April 14, 1917  Missing Man Found  One of the men missing last week, was found on Tuesday or Wednesday by searchers from that neighbourhood. The man NEWMAN, who was missing from Barr'd Islands, was found on Chaulk’s Island. So far no trace of the other men has been found. 
April 14, 1917  F.P.U. Concert  A well-attended concert was held under the auspices of the F.P.U. in the Alexandra Hall on Thursday night. The musical part of the programme was under the leadership of Mr. Clarence LUNNEN, and he also acted as accompanist. The A. L. B. bank was also present and rendered several selections. Not the least amusing feature was a chorus by the members of the Band “I want my fish and brewis in bed on Sunday morning.” Mr. Joseph CHINN was again present and performed for the benefit of the audience. It is generally admitted that the concert was the most popular for the season. We are informed that the proceeds go to make up a shortage in the F.P.U. anniversary tea. 
April 14, 1917  Notice  Estates of Deceased Soldiers & Sailors. Persons having the custody or knowledge of the existence of WILLS or other testamentary documents of Deceased Soldiers and Sailors, are requested to communicate with the undersigned. R. A. SQUIRES, H. M. Attorney-General, St. John’s, Nfld. 
April 14, 1917  Notice  Estates of Deceased Soldiers & Sailors. Notice Is Hereby Given that all creditors and other persons having any claims against the Estates of Deceased Soldiers of the Newfoundland Regiment, and deceased Sailors of the Newfoundland Royal Naval Reserve, the official notification of whose death was published in Newfoundland prior to the 1st day of March 1917, are hereby required to send particulars in writing, of their claim or demands, to the undersigned at St. John’s Newfoundland, on or before the FIRST DAY OF MAY, 1917, after which date the assets of said deceased Soldiers and Sailors will be distributed, having regard only to the claims and demands of which notice shall have been given, and the person or persons responsible for the distribution of the said Estates will not be liable for the assets of the said Deceased, so distributed, to any person or persons of whose claim or demands notice shall not have been given in accordance herewith. Dated this 27th day of March 1917. R. A. SQUIRES, H. M. Attorney-General, St. John’s, Nfld.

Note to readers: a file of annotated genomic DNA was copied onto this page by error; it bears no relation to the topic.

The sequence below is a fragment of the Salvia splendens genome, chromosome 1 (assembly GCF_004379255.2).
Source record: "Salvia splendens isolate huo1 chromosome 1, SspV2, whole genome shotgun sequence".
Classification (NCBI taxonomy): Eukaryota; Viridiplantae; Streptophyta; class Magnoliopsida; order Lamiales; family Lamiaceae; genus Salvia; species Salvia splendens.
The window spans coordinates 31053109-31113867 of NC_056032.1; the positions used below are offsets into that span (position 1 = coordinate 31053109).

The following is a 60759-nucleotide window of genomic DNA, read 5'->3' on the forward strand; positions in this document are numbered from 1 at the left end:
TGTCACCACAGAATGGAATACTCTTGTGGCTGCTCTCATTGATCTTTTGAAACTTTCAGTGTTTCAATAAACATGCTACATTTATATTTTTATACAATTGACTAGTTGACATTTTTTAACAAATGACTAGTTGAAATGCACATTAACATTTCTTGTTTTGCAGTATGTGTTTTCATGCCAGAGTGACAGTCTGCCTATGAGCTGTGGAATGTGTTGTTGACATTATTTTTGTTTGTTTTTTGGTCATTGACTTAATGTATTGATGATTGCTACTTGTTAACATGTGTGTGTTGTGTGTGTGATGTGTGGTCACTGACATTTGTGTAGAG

April 14, 1917  Advertisement  Lost between Bank and Arm road on Little Hr. Road, a silver cross and chain. Will finder please return to Sun Office. 
April 14, 1917  Veterans Home on Leave  By yesterdays express, 20 soldiers and 25 sailors returning on leave from active service, arrived in St. John’s, and were heartily welcomed. 
April 14, 1917  Advertisement  Public Auction: The organ belonging to North Star Division, S. of T. will be sold by Public Auction in Victoria Hall, next Thursday at 3 pm. Signed: W.P. 
April 14, 1917  New W.P.A Branch  We hear that Crow Head is to have a branch of the W. P. A. too, and that Mrs. Wm. FREEMAN, of the Lighthouse, will likely be first President, and we can think of no one more worthy the honour. Mrs. FREEMAN has been an indefatigable worker for our “Boys” and has knit upwards of sixty pairs of socks for them. 
April 14, 1917  Ice Almost Gone  The Harbour is now almost completely broken up, and a few days more will give clear water everywhere. All the snow has been gone for some time and farmers fear we shall have a small grass crop this year, owing to the small amount of snow this winter. 
April 14, 1917  Searching for Seals  Mr. ASHBOURNE’s motor schooner “Bobs”, sailed yesterday morning for the ice, in the hope of picking up a few seals.